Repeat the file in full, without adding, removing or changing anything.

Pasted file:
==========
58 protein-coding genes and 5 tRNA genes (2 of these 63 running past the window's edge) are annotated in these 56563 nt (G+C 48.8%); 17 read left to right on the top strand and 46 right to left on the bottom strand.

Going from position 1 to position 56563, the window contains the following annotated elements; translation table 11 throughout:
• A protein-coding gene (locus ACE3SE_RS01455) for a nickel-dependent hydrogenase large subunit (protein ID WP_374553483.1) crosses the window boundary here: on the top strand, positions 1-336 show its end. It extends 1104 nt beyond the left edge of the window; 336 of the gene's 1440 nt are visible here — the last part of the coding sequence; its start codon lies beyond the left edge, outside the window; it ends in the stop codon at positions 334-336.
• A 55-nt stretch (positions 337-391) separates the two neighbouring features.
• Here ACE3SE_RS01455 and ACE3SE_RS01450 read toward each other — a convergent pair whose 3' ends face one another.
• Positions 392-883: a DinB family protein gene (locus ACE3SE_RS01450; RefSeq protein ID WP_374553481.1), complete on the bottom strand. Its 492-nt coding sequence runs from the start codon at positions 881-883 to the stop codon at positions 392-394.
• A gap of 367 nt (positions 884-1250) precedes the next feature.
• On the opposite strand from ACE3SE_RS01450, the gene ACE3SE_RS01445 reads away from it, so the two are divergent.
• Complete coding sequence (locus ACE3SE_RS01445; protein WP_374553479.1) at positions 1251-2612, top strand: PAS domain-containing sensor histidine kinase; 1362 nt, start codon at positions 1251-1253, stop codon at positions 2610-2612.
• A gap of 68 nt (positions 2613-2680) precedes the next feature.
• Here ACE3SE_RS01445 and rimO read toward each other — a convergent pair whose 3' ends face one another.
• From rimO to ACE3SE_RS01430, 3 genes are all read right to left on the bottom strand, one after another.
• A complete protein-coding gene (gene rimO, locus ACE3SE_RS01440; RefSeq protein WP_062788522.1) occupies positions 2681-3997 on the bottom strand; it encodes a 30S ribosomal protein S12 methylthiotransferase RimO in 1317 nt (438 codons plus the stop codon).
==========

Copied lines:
58 protein-coding genes and 5 tRNA genes (2 of these 63 running past the window's edge) are annotated in these 56563 nt (G+C 48.8%); 17 read left to right on the top strand and 46 right to left on the bottom strand.

Going from position 1 to position 56563, the window contains the following annotated elements; translation table 11 throughout:
• A protein-coding gene (locus ACE3SE_RS01455) for a nickel-dependent hydrogenase large subunit (protein ID WP_374553483.1) crosses the window boundary here: on the top strand, positions 1-336 show its end. It extends 1104 nt beyond the left edge of the window; 336 of the gene's 1440 nt are visible here — the last part of the coding sequence; its start codon lies beyond the left edge, outside the window; it ends in the stop codon at positions 334-336.
• A 55-nt stretch (positions 337-391) separates the two neighbouring features.
• Here ACE3SE_RS01455 and ACE3SE_RS01450 read toward each other — a convergent pair whose 3' ends face one another.
• Positions 392-883: a DinB family protein gene (locus ACE3SE_RS01450; RefSeq protein ID WP_374553481.1), complete on the bottom strand. Its 492-nt coding sequence runs from the start codon at positions 881-883 to the stop codon at positions 392-394.
• A gap of 367 nt (positions 884-1250) precedes the next feature.
• On the opposite strand from ACE3SE_RS01450, the gene ACE3SE_RS01445 reads away from it, so the two are divergent.
• Complete coding sequence (locus ACE3SE_RS01445; protein WP_374553479.1) at positions 1251-2612, top strand: PAS domain-containing sensor histidine kinase; 1362 nt, start codon at positions 1251-1253, stop codon at positions 2610-2612.
• A gap of 68 nt (positions 2613-2680) precedes the next feature.
• Here ACE3SE_RS01445 and rimO read toward each other — a convergent pair whose 3' ends face one another.
• From rimO to ACE3SE_RS01430, 3 genes are all read right to left on the bottom strand, one after another.
• A complete protein-coding gene (gene rimO, locus ACE3SE_RS01440; RefSeq protein WP_062788522.1) occupies positions 2681-3997 on the bottom strand; it encodes a 30S ribosomal protein S12 methylthiotransferase RimO in 1317 nt (438 codons plus the stop codon).